testimonial-bck2

Living this day without excuses.

I’ve known a seven year old with only one foot. A mother, blind and unable to see the beauty in her newborn’s face. A man with no limbs who continues to teach the world that it is the soul that is most important. Homeless, no food, no clean clothes, no shoes, perhaps no love. I have seen it. But I don’t live it. I have all my limbs, I have a home, food, the ability to walk to my basement whenever I want to wash my clothes. I have love in my life.

Virginia Woolf once said, “Arrange whatever pieces come your way.” And often, I can do that. Some days, however, my headache takes over, my neck hurts, my knees ache and I just don’t feel like it. Some days, I find every excuse I can to NOT walk downs stairs and wash my clothes or clean the bathrooms or put laundry away. I just don’t feel like it is always good enough.

Then I think about the man I passed last week on the street in town with all of his belongings in a shopping cart, looking for a warm place to lay for the night. And I think of how blessed I really am. And I thought about who I am, and who he is. And then I realized that perhaps those belongings don’t make me who I am, and the lack thereof doesn’t make him less than. We find ways to forget. Somedays, I think we really do. We take for granted what we have and who we have to give us reassurance, love, keep us safe and warm. We don’t remember to say thank you for the little things. We assume they will be there. I am really learning how not to do that as my family navigates through the last portion of my mom’s life. How much the little moments mean. How a hand to touch her and eyes to see her are so very important to me now. My awareness is so much richer, so much deeper. I am thankful to have those when I normally would take them for granted.

I was eleven when my first nephew Tyler was born. I was the “cool” aunt, always just a little older, but not so old that I was far from understanding. Tyler was the one who named my mom “gummy”, we think trying to say Grammy, but just never really getting it right. So Gummy would stick, and even to this day I have to smile as I hear all three of those boys, tall and handsome men in their 20’s call my mom “Gummy.”
My second nephew, Ryan, who is now 6’5″, 24 years old and coaches basketball at his former HS, is one of the nicest guys I know (In fact, they all are… and I’m not just saying it…They truly are amazing young men.)

Ryan couldn’t have been more than 5 or 6 at the time, when he was playing in the living room in the house I grew up in. My mom had been known to collect antique tea sets. In fact, there was one that we all put money together to buy her for Christmas one year that was hand-painted and signed by the artist. At the time I didn’t really get it, I mean, it was pretty and everything, but seemed to me a little crazy to spend that kind of money on a tea set. What did I know? I was a punk just going to college who didn’t really care about tea pots and sugar bowls I guess.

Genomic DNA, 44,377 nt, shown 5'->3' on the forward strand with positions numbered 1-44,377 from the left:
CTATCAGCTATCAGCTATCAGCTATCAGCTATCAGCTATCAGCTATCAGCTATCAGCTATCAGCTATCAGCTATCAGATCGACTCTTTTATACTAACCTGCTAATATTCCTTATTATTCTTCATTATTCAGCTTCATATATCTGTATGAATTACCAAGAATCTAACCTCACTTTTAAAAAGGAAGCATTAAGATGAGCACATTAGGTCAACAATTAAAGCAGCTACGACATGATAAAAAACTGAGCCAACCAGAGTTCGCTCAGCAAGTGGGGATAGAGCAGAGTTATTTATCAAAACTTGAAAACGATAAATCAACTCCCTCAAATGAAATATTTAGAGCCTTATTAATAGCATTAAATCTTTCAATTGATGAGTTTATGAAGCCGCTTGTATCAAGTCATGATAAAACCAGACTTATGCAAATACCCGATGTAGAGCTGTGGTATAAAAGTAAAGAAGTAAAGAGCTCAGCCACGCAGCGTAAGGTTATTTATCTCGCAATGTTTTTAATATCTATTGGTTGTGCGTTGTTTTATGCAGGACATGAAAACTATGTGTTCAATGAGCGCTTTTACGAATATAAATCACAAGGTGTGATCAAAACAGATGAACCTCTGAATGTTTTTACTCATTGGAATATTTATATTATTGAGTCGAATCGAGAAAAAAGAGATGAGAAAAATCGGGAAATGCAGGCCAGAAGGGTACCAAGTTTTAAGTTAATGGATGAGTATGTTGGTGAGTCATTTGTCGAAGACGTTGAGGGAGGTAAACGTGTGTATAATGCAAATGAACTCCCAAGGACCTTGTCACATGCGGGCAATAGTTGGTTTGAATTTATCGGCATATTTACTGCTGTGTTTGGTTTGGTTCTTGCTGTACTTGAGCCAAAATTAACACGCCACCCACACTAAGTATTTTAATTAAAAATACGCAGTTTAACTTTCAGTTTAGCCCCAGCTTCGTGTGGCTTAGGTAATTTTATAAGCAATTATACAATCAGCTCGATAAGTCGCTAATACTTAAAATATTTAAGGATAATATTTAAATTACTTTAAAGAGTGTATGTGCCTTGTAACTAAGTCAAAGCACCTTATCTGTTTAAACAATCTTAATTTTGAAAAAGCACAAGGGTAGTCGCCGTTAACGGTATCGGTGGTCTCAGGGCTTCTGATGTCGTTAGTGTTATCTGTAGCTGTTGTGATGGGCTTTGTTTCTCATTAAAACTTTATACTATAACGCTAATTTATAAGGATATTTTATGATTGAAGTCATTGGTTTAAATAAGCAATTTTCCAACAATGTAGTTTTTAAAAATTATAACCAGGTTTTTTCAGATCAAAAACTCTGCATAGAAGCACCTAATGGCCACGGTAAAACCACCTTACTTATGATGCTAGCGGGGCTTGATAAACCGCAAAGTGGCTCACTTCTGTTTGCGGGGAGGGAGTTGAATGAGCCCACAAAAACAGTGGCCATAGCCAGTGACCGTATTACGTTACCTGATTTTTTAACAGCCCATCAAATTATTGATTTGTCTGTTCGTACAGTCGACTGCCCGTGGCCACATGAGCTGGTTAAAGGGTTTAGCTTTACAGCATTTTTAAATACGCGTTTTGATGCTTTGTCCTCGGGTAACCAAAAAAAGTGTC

All of a sudden there was a loud crash. We all went running into the living room, and there, with huge eyes, was Ryan staring at the pieces of a sugar bowl on the table. Big huge tears started to well up in his eyes. I just knew this wouldn’t be good. My sister immediately grabbed him and with that “motherly you are in really big trouble mister” look, she asked what he did. Right away, without blaming someone else, or saying the dog did it… he just looked up at her, scared to death, and cried. All he could get out was that he was sorry. No excuses. Just that he was sorry. And it seemed sincere. My sister immediately scolded him, saying loudly, “YOU BROKE ONE OF GUMMY’s POSSESSIONS!” Ryan replied through his sobbing tears, gasping for air: “I don’t even know what a possession is…” And in that moment, it seemed like all was forgiven. The horrific thought of breaking a piece of china that belonged to my mom was all of a sudden a little silly. A possession? Really? We are all that upset over a piece of clay? A little super glue and it would be back to normal. My sister felt horrible. My nephew balled his eyes out for being human, and my mom got over it. We laugh now at the possession comment, but I really think it was a deeper moment for all of us.

We all make mistakes. We all mess up big stuff, and have a hard time finding enough super glue to put it all back together. Some things end up cracked and flawed, but we still love them anyway. Even after trying to arrange all the pieces that have come our way. Sometimes, I think we arrange perhaps too much, instead of just letting things be. Sometimes, it’s ok for there to be pieces as we navigate through. Life is messy, and often too much for super glue to handle. The excuses are what keep those pieces from even being whole again.
And then, we remember the guy who was burned almost to death and lost the use of his limbs almost totally, no longer even having hands. Yet, he still plays the drums.
We remember the surfer with one arm after a shark attack, who went on to win high level competitions.
We remember. And then we make a choice. We forget the possessions, and focus on the heart and soul that truly measures us, or we make excuses about why we can’t.
I think I am going to stop the excuses. I have laundry to do tomorrow. And I will thank God for giving me the legs and arms to carry it down the stairs.
I am living this day without excuses.
Only using the super glue for the big stuff.
And arranging whatever pieces come my way.
One at a time.

Share this post

Share on facebook
Share on google
Share on twitter
Share on linkedin
Share on pinterest
Share on print
Share on email